The real smell of Christmas came when my mom cracked open her Good Housekeeping Holiday cook book and began the seemingly non-stop conveyor belt of goodies. Most prominently featured were the cookie family. Snicker doodles, sugar cookies in the shapes of bells and trees that were covered with sweet icing and silver candy balls, and the ultimate "you gotta wait a year for this" cookie, the Stained Glass cookie. This was a treat that was so special it was understood that you could only ask for it within the range of the week of Christmas for its presence heralded the official infection of Christmas giddiness. The wonderfuly interesting thing about these cookies was despite our excitement, they were horrible!!!!!
Let's face it, most holiday candy is horrible. It usually consists of that ribbon candy that was invented by our forefathers and that only people who are 100 years old still buy, lots and lots of chocolatey stuff completely drowned in coconut. Why is it that we have to represent winter and snow with coconut? wretch!!! Then there's candy that falls into the fondant category. Fondant is the dense marshmallow substance found in those chocolate assortments that you bite into and pass off as "uneaten" for the next purveyor. It can also be flavored many different ways such as cherry or covered in chocolate and nuts and coconut and whatever else you want to make your guests guess at. Coming in at breakneck speeds right next to the homemade fudges are the ubiquitous chocolate dipped ... whatever. Pretzels, chips, popcorn, maybe a mixture of all three. The Christmas season really brings out the creativity in people. But the most unique treat has to be the aforementioned Stained Glass Cookie.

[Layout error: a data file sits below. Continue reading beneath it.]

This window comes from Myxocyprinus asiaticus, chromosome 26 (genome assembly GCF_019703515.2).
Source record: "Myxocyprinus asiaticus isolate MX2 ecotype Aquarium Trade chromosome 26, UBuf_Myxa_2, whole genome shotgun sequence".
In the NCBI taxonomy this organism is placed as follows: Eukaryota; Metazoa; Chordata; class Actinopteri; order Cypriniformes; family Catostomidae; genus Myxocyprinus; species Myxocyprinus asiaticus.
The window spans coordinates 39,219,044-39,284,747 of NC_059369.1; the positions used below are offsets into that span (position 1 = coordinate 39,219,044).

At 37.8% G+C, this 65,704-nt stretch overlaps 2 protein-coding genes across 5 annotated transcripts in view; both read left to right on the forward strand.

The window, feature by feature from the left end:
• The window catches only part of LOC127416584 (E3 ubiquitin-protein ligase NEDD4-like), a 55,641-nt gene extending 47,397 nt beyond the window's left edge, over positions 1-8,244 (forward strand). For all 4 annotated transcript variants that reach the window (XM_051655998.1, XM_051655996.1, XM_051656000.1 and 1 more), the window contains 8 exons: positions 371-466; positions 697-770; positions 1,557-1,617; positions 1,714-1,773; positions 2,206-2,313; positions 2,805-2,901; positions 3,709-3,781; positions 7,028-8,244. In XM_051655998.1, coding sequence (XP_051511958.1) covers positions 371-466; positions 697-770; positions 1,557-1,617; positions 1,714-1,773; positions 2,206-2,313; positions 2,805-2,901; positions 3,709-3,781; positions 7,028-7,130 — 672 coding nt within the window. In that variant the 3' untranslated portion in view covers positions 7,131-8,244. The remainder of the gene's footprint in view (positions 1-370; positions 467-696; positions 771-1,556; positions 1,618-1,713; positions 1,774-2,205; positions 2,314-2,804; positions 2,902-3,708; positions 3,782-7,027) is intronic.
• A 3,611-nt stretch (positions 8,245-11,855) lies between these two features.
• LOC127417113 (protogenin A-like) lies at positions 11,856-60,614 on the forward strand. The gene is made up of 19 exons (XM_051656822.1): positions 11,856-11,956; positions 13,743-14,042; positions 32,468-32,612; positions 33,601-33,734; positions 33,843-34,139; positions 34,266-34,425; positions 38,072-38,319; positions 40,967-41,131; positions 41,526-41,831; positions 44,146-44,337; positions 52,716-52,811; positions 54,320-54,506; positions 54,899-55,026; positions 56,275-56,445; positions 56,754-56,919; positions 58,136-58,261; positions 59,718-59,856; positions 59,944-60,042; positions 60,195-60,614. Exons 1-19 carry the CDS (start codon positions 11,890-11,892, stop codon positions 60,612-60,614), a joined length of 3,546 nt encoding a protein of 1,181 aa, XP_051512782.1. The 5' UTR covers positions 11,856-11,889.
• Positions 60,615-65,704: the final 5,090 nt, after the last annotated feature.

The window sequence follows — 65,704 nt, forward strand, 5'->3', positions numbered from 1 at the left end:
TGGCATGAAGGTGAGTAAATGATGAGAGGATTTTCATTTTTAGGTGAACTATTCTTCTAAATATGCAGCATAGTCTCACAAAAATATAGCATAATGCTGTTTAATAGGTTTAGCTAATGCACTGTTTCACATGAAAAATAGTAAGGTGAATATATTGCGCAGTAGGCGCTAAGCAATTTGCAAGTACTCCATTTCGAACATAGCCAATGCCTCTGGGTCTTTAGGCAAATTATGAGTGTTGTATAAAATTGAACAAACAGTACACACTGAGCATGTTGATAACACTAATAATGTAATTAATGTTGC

No disrespect to my mother nor the tradition it represents but these cookies were visually appealing, something to parade around, to desire and want, but never to actually consume. Unless of course you liked the taste of burnt Orange Lifesavers and the feeling that your molars would be permanently stuck together. Let me explain.